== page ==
[en] In [l] Brandt describes a general approach for algebraic coarsening. Given fine-grid equations and a prescribed relaxation method, an approach is presented for defining both the coarse-grid variables and the coarse-grid equations corresponding to these variables. Although, these two tasks are not necessarily related (and, indeed, are often performed independently and with distinct techniques) in the approaches of  both revolve around the same underlying observation. To determine whether a given set of coarse-grid variables is appropriate it is suggested that one should employ compatible relaxation. This is a generalization of so-called F-relaxation (e.g., ). Suppose that the coarse-grid variables are defined as a subset of the fine-grid variables. Then, F-relaxation simply means relaxing only the F-variables (i.e., fine-grid variables that do not correspond to coarse-grid variables), while leaving the remaining fine-grid variables (C-variables) unchanged. The generalization of compatible relaxation is in allowing the coarse-grid variables to be defined differently, say as linear combinations of fine-grid variables, or even nondeterministically (see examples in ). For the present summary it suffices to consider the simple case. The central observation regarding the set of coarse-grid variables is the following : Observation 1--A general measure for the quality of the set of coarse-grid variables is the convergence rate of compatible relaxation. The conclusion is that a necessary condition for efficient multigrid solution (e.g., with convergence rates independent of problem size) is that the compatible-relaxation convergence be bounded away from 1, independently of the number of variables. This is often a sufficient condition, provided that the coarse-grid equations are sufficiently accurate. Therefore, it is suggested in  that the convergence rate of compatible relaxation should be used as a criterion for choosing and evaluating the set of coarse-grid variables. Once a coarse grid is chosen for which compatible relaxation converges fast, it follows that the dependence of the coarse-grid variables on each other decays exponentially or faster with the distance between them, measured in mesh-sizes. This implies that highly accurate coarse-grid equations can be constructed locally. A method for doing this by solving local constrained minimization problems is described in . It is also shown how this approach can be applied to devise prolongation operators, which can be used for Galerkin coarsening in the usual way. In the present research we studied and developed methods based, in part, on these ideas. We developed and implemented an AMG approach which employs compatible relaxation to define the prolongation operator (hut is otherwise similar in its structure to classical AMG); we introduced a novel method for direct (i.e., non-Galerkin) algebraic coarsening, which is in the spirit of the approach originally proposed by Brandt in , hut is more efficient and well-defined; we investigated an approach for treating systems of equations and other problems where there is no unambiguous correspondence between equations and unknowns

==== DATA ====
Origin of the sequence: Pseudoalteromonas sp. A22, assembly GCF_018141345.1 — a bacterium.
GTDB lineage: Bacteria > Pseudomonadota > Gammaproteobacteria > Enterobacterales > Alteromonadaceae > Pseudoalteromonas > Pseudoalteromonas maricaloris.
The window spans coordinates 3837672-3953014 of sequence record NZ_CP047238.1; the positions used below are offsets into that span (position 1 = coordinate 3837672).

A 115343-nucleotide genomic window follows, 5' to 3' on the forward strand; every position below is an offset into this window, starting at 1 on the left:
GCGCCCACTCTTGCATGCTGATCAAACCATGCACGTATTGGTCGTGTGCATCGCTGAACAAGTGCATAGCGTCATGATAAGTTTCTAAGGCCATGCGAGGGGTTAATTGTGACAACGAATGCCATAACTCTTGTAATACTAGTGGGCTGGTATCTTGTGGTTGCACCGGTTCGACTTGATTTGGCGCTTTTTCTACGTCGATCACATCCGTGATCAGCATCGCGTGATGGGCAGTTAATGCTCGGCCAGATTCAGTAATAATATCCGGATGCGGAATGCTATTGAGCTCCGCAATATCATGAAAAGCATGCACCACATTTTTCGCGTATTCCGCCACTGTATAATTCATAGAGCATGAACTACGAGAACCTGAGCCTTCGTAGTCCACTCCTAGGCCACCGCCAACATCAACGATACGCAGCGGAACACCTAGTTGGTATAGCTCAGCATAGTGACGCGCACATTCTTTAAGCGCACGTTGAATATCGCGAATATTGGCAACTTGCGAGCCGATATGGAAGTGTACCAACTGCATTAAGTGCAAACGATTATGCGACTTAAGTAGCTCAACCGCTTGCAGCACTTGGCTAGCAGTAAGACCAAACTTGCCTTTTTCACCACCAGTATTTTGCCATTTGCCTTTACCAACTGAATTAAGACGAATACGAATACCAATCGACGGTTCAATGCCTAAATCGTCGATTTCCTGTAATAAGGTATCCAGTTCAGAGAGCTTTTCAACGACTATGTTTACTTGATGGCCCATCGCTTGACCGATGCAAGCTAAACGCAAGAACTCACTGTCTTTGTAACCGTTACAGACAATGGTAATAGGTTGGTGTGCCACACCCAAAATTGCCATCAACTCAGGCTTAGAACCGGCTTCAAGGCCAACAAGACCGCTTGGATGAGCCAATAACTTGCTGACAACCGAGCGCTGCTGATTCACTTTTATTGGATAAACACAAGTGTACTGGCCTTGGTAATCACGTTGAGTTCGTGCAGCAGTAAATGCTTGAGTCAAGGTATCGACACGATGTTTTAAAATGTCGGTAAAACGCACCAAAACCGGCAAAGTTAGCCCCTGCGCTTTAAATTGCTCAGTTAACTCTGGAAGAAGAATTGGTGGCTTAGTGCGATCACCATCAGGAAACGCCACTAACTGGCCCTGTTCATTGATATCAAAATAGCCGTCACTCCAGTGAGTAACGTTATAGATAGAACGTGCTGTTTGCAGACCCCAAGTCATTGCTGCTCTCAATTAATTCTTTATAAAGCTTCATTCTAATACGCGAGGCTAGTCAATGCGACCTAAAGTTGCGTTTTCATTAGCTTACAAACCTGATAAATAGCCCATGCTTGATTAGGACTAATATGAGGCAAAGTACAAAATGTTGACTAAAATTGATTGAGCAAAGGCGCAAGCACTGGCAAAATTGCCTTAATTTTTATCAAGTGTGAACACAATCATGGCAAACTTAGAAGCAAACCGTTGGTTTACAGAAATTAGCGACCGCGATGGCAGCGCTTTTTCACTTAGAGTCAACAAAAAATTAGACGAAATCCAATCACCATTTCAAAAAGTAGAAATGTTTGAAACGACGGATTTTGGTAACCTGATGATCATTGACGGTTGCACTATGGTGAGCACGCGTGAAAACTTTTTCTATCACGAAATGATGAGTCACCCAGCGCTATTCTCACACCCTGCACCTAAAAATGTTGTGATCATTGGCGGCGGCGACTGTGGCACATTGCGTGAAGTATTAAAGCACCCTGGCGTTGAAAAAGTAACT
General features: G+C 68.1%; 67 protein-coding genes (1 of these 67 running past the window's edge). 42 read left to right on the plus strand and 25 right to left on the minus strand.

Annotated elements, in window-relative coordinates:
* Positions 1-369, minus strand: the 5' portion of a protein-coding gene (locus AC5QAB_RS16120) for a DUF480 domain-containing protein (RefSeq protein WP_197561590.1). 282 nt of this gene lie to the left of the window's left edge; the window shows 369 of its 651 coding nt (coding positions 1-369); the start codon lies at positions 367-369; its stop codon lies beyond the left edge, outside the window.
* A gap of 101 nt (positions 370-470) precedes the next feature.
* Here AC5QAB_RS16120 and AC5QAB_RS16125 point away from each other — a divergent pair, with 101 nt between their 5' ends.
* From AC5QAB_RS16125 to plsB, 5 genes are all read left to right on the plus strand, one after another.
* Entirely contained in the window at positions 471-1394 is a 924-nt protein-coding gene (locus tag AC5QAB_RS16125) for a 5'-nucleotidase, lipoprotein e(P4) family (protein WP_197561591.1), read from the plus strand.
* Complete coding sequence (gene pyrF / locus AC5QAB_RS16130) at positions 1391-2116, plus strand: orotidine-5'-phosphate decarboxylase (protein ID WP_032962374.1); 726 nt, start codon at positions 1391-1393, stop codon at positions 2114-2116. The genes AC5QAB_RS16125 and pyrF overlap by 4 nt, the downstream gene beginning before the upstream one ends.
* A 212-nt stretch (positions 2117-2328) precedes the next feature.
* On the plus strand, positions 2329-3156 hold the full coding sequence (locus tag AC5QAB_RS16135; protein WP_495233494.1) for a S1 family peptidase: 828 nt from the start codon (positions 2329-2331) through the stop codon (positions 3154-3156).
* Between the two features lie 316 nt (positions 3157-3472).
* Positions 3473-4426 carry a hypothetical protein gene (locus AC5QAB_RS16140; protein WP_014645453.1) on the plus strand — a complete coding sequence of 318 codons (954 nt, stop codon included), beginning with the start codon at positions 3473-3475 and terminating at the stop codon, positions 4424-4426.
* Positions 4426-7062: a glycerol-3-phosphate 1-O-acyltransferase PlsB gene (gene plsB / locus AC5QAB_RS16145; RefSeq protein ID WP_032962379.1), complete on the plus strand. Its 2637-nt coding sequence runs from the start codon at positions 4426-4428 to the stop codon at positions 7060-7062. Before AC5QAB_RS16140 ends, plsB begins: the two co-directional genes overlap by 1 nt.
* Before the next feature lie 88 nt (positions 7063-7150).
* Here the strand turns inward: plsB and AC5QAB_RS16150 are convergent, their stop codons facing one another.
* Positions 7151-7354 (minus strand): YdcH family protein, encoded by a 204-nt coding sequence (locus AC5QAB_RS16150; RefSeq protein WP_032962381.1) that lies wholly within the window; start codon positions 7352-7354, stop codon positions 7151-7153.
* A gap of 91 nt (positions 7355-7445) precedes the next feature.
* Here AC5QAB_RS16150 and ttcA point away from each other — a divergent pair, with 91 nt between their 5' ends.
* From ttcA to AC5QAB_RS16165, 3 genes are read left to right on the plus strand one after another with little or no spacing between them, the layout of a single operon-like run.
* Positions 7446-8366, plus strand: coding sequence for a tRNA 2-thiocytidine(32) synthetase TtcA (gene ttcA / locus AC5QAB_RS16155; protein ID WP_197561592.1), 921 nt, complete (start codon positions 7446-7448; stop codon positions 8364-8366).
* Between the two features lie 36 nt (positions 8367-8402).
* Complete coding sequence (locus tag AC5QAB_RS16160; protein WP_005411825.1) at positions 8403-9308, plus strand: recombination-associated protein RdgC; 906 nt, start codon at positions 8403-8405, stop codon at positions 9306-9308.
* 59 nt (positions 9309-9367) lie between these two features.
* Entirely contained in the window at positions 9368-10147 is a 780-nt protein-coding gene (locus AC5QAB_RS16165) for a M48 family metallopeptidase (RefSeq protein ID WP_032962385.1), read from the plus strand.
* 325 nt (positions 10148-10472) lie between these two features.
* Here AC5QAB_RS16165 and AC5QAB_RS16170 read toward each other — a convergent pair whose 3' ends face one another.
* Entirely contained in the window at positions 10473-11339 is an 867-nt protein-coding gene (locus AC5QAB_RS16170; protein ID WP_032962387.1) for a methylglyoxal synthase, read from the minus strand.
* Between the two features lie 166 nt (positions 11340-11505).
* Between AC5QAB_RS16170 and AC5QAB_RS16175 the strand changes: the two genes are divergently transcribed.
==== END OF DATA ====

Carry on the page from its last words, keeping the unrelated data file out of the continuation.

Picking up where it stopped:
[en] FOCal Underdetermined System Solver (FOCUSS) is a useful method through reweighted ℓ_2 minimization for sparse recovery. In this paper, we introduce an improved FOCUSS by enhancing sparsity with two reweighted ℓ_2 minimization. The reweighted FOCUSS method has higher mission success rate and better accuracy than FOCUSS. The simulation results illustrate the advantage of reweighted FOCUSS